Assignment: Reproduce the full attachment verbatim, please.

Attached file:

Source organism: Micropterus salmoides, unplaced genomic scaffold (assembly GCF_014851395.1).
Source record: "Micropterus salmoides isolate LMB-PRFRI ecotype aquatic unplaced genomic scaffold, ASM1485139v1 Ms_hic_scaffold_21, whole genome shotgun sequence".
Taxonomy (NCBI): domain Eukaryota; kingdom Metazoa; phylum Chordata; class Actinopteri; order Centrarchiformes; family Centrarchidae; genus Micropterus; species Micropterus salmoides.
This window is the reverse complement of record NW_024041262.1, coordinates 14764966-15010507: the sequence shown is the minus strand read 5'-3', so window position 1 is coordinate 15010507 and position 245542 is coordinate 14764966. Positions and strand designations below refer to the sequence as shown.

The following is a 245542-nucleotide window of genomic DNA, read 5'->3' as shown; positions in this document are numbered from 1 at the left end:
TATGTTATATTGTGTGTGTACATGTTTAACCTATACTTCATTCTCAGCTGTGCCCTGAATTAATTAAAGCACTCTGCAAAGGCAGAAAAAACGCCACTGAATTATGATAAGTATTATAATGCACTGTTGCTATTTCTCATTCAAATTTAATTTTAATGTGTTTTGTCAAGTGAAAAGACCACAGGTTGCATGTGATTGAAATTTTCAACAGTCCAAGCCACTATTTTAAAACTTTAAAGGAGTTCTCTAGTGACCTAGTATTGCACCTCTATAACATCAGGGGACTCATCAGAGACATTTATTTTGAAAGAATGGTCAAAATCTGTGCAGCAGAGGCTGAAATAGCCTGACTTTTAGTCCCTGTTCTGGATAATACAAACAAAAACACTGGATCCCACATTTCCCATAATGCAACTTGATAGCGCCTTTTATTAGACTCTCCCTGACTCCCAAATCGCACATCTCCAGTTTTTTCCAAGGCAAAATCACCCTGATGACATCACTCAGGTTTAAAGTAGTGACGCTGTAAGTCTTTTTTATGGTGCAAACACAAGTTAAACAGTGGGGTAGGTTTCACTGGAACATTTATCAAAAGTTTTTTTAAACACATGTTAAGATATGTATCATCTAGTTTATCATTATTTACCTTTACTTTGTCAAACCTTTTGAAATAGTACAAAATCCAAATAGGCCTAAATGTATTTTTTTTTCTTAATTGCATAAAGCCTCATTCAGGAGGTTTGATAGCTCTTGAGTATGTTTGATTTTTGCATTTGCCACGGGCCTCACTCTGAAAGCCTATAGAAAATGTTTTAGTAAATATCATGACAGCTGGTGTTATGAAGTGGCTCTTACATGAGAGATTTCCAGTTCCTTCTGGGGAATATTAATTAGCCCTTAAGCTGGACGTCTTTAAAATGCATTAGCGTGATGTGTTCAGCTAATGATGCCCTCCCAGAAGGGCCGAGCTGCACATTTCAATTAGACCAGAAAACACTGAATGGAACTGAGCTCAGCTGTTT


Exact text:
Source organism: Micropterus salmoides, unplaced genomic scaffold (assembly GCF_014851395.1).
Source record: "Micropterus salmoides isolate LMB-PRFRI ecotype aquatic unplaced genomic scaffold, ASM1485139v1 Ms_hic_scaffold_21, whole genome shotgun sequence".
Taxonomy (NCBI): domain Eukaryota; kingdom Metazoa; phylum Chordata; class Actinopteri; order Centrarchiformes; family Centrarchidae; genus Micropterus; species Micropterus salmoides.
This window is the reverse complement of record NW_024041262.1, coordinates 14764966-15010507: the sequence shown is the minus strand read 5'-3', so window position 1 is coordinate 15010507 and position 245542 is coordinate 14764966. Positions and strand designations below refer to the sequence as shown.

The following is a 245542-nucleotide window of genomic DNA, read 5'->3' as shown; positions in this document are numbered from 1 at the left end:
TATGTTATATTGTGTGTGTACATGTTTAACCTATACTTCATTCTCAGCTGTGCCCTGAATTAATTAAAGCACTCTGCAAAGGCAGAAAAAACGCCACTGAATTATGATAAGTATTATAATGCACTGTTGCTATTTCTCATTCAAATTTAATTTTAATGTGTTTTGTCAAGTGAAAAGACCACAGGTTGCATGTGATTGAAATTTTCAACAGTCCAAGCCACTATTTTAAAACTTTAAAGGAGTTCTCTAGTGACCTAGTATTGCACCTCTATAACATCAGGGGACTCATCAGAGACATTTATTTTGAAAGAATGGTCAAAATCTGTGCAGCAGAGGCTGAAATAGCCTGACTTTTAGTCCCTGTTCTGGATAATACAAACAAAAACACTGGATCCCACATTTCCCATAATGCAACTTGATAGCGCCTTTTATTAGACTCTCCCTGACTCCCAAATCGCACATCTCCAGTTTTTTCCAAGGCAAAATCACCCTGATGACATCACTCAGGTTTAAAGTAGTGACGCTGTAAGTCTTTTTTATGGTGCAAACACAAGTTAAACAGTGGGGTAGGTTTCACTGGAACATTTATCAAAAGTTTTTTTAAACACATGTTAAGATATGTATCATCTAGTTTATCATTATTTACCTTTACTTTGTCAAACCTTTTGAAATAGTACAAAATCCAAATAGGCCTAAATGTATTTTTTTTTCTTAATTGCATAAAGCCTCATTCAGGAGGTTTGATAGCTCTTGAGTATGTTTGATTTTTGCATTTGCCACGGGCCTCACTCTGAAAGCCTATAGAAAATGTTTTAGTAAATATCATGACAGCTGGTGTTATGAAGTGGCTCTTACATGAGAGATTTCCAGTTCCTTCTGGGGAATATTAATTAGCCCTTAAGCTGGACGTCTTTAAAATGCATTAGCGTGATGTGTTCAGCTAATGATGCCCTCCCAGAAGGGCCGAGCTGCACATTTCAATTAGACCAGAAAACACTGAATGGAACTGAGCTCAGCTGTTT